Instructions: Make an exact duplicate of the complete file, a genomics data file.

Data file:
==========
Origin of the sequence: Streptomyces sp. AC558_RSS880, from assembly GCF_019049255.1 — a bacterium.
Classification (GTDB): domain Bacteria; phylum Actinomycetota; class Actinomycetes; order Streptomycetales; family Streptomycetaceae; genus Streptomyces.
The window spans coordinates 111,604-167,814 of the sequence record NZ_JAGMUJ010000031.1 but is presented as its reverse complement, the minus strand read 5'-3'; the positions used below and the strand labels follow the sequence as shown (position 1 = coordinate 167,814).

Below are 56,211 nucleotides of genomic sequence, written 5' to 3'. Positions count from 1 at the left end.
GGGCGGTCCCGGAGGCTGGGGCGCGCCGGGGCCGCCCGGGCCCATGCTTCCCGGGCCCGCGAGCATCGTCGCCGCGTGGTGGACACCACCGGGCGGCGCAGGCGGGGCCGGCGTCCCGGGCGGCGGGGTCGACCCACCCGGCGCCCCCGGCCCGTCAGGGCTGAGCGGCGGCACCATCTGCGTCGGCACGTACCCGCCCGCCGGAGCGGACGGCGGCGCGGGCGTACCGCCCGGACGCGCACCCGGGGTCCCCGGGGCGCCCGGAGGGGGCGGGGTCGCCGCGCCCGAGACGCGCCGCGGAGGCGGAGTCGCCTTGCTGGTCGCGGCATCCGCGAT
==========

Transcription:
Origin of the sequence: Streptomyces sp. AC558_RSS880, from assembly GCF_019049255.1 — a bacterium.
Classification (GTDB): domain Bacteria; phylum Actinomycetota; class Actinomycetes; order Streptomycetales; family Streptomycetaceae; genus Streptomyces.
The window spans coordinates 111,604-167,814 of the sequence record NZ_JAGMUJ010000031.1 but is presented as its reverse complement, the minus strand read 5'-3'; the positions used below and the strand labels follow the sequence as shown (position 1 = coordinate 167,814).

Below are 56,211 nucleotides of genomic sequence, written 5' to 3'. Positions count from 1 at the left end.
GGGCGGTCCCGGAGGCTGGGGCGCGCCGGGGCCGCCCGGGCCCATGCTTCCCGGGCCCGCGAGCATCGTCGCCGCGTGGTGGACACCACCGGGCGGCGCAGGCGGGGCCGGCGTCCCGGGCGGCGGGGTCGACCCACCCGGCGCCCCCGGCCCGTCAGGGCTGAGCGGCGGCACCATCTGCGTCGGCACGTACCCGCCCGCCGGAGCGGACGGCGGCGCGGGCGTACCGCCCGGACGCGCACCCGGGGTCCCCGGGGCGCCCGGAGGGGGCGGGGTCGCCGCGCCCGAGACGCGCCGCGGAGGCGGAGTCGCCTTGCTGGTCGCGGCATCCGCGAT